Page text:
This study seeks to understand how the institutionalization of feminism through Women's Studies (WS) programs has affected the education and development of new feminists. The generational debate must be understood when forming/revising a curriculum in WS programs in order to promote feminist activism in the third wave. The first section focuses on how definitions of activism and perceptions of what counts as activism differ at both a generational and local level. The second section looks at how Women’s Studies students are educated to be activists. It focuses specifically on service learning as the primary method of engaging students in activist projects. The third and final section seeks to move beyond service learning as our primary method of educating young feminists to become activists. Through further developing existing activities already put into place by many WS instructors, I have created an alternative to service learning that I call “solution-based reading.”

Committee:

Ellen Berry (Advisor)

Keywords:

generational conflict; third wave feminism; activism; service learning; ethnography

Wang, YanSocial responsibility and intellectual development as outcomes of service-learning courses
Doctor of Philosophy, The Ohio State University, 2003, Educational Policy and Leadership
This study focuses the following: (1) the development of social responsibility and intellectual complexity as outcomes of service-learning courses, (2) the relationship between these two outcomes, (3) whether different course designs have differential effect, and (4) whether student characteristics results in differential outcomes. Development of social responsibility is a major motivation for those who theorize about or design community service and service-learning. The development of intellectual complexity is one of the goals of most higher education institutions. The possible relationship between development of social responsibility and intellectual complexity also needs to be studied. Course designs which emphasize and do not emphasize social justice need to be investigated in order to learn if they have different outcomes on development of social responsibility and intellectual complexity. Finally, students’ characteristics such as previous levels of volunteer involvement and reasons for taking service-learning courses were examined because they may have influence on students’ development of social responsibility. In this study, the development of social responsibility is measured by the Scale of Service Learning Involvement (Olney & Grande, 1995), and students’ intellectual development is measured by the Measure of Epistemological Reflection (Baxter Mogalda & Porterfield, 1985). Courses with strong, moderate, and minimal social justice content were compared on the two outcomes. Students with occasional and consistent volunteer history were compared as well as students who are required to take service-learning courses and students who freely elect to take service-learning courses. The major outcomes are as follows: (1) Service-learning courses, especially the ones with strong social justice designs have positive influence on students’ development of social responsibility and intellectual complexity. (2) Students who had previous volunteer involvement and who took the courses as free electives had not only higher level of social responsibility development at the beginning of the courses but also developed more after taking service-learning courses than those who did not participate in volunteer work consistently and those who took the courses as required for their majors or as general education requirement. (3) Levels of social responsibility have a positive relationship with levels of intellectual ability. The development of social responsibility may presuppose intellectual development. There were exceptions, however. Some students in lower position of intellectual development also scored high in development of social responsibility. This issue needs further study.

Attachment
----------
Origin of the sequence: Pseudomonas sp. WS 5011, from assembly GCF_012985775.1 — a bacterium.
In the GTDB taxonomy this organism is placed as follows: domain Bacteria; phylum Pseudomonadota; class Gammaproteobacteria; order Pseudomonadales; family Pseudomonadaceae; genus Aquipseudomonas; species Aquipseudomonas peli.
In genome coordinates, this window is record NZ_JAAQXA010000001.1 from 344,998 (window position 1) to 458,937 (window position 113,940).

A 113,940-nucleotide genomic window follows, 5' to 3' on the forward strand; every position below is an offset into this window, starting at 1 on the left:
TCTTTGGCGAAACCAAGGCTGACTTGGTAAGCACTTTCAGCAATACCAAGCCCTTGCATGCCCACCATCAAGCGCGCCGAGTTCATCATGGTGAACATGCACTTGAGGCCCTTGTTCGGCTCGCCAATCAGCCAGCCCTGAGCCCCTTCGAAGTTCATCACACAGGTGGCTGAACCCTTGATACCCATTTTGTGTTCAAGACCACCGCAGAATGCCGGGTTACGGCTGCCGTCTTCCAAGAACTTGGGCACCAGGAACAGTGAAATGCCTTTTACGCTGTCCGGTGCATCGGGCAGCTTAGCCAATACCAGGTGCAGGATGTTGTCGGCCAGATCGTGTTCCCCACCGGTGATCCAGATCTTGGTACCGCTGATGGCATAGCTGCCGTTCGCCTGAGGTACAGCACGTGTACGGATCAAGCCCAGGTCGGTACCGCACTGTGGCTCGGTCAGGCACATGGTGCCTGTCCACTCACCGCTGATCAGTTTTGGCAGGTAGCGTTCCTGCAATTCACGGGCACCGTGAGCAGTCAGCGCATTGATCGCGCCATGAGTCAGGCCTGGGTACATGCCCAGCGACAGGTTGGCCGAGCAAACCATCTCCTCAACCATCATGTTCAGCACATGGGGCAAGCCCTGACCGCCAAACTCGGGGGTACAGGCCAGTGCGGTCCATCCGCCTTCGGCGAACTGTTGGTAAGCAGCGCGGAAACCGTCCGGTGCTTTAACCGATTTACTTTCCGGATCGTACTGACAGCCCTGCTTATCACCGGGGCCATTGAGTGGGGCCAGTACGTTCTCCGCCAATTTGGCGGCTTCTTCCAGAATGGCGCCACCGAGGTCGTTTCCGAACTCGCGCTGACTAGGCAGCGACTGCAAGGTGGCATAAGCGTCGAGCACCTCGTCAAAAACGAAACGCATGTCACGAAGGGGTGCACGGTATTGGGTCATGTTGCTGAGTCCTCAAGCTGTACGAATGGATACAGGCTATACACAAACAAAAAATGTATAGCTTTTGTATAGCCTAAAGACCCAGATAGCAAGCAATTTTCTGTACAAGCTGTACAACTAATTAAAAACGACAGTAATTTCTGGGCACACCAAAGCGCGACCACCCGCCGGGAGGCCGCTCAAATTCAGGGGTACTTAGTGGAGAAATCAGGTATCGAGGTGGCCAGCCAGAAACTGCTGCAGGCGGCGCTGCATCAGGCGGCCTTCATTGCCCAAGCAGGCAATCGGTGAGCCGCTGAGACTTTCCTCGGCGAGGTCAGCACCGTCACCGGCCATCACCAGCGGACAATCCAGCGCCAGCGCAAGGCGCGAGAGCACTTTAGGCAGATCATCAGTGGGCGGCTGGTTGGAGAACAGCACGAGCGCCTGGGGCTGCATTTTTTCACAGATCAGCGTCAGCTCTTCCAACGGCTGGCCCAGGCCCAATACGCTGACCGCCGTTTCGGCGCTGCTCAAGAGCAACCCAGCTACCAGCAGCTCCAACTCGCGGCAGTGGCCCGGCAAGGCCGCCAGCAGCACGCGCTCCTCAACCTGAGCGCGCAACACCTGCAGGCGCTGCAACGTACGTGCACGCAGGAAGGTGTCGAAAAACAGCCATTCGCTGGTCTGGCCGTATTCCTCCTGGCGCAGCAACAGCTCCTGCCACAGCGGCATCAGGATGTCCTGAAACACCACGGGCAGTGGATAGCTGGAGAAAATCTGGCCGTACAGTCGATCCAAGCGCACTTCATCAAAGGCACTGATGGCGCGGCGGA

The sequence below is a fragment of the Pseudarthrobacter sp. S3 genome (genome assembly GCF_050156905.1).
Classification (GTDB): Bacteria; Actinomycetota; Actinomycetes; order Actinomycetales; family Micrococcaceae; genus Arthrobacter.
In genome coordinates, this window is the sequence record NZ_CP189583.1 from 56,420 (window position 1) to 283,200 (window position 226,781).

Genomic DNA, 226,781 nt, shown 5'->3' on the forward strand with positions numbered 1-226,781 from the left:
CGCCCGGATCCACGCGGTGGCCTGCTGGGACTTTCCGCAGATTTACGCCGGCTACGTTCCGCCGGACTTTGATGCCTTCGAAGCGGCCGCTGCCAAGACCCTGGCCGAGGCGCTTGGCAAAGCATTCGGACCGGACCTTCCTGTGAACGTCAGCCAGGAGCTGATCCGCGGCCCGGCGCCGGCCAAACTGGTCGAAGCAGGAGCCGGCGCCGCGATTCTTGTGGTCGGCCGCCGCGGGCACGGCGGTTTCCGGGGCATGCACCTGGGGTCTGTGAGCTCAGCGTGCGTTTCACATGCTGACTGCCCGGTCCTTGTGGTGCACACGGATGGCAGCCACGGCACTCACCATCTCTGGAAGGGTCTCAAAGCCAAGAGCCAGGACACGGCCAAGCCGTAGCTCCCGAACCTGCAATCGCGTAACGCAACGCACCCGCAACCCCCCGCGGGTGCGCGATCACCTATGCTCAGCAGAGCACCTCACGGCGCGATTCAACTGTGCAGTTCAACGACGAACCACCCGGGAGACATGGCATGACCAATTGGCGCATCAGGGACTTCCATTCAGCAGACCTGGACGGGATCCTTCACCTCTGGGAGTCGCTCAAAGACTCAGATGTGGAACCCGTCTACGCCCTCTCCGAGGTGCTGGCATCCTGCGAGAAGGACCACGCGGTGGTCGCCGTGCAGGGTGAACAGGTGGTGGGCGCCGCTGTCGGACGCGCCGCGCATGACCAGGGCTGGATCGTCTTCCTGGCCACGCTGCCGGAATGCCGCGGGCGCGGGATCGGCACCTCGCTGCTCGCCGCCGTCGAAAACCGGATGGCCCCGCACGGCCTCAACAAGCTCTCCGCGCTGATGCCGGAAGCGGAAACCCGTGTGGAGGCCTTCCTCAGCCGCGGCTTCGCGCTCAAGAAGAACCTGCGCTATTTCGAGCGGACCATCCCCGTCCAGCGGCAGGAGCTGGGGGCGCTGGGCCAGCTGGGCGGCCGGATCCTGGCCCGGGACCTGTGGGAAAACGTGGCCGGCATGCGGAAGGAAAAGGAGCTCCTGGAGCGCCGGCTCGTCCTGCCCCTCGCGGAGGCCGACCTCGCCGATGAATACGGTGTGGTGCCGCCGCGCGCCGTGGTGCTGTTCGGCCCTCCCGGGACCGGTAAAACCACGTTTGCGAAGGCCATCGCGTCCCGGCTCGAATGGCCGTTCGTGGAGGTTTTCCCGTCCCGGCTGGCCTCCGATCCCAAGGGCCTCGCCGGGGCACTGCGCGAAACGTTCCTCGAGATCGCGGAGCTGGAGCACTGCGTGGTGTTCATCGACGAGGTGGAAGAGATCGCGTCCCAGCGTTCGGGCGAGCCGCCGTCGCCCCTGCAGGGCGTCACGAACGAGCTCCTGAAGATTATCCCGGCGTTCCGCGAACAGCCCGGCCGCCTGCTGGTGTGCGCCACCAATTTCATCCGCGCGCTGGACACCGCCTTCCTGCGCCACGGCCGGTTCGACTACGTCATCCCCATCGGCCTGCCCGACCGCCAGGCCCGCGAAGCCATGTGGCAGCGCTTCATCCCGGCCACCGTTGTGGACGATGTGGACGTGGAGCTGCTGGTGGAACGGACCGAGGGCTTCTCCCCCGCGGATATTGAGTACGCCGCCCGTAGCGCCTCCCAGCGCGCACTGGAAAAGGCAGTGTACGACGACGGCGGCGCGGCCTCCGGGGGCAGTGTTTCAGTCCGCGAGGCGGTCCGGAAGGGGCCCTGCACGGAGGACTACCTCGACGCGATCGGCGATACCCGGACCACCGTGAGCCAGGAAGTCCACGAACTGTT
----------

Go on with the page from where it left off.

Committee:

Robert Rodgers (Advisor)

Subjects:

Education, Higher

Keywords:

Service-learning; Social responsibility; Intellectual development

Watson, Ashley M.Exploring Service within Campus Organizations: A Model for Service Learning in First-Year Composition
Master of Arts, Miami University, 2010, English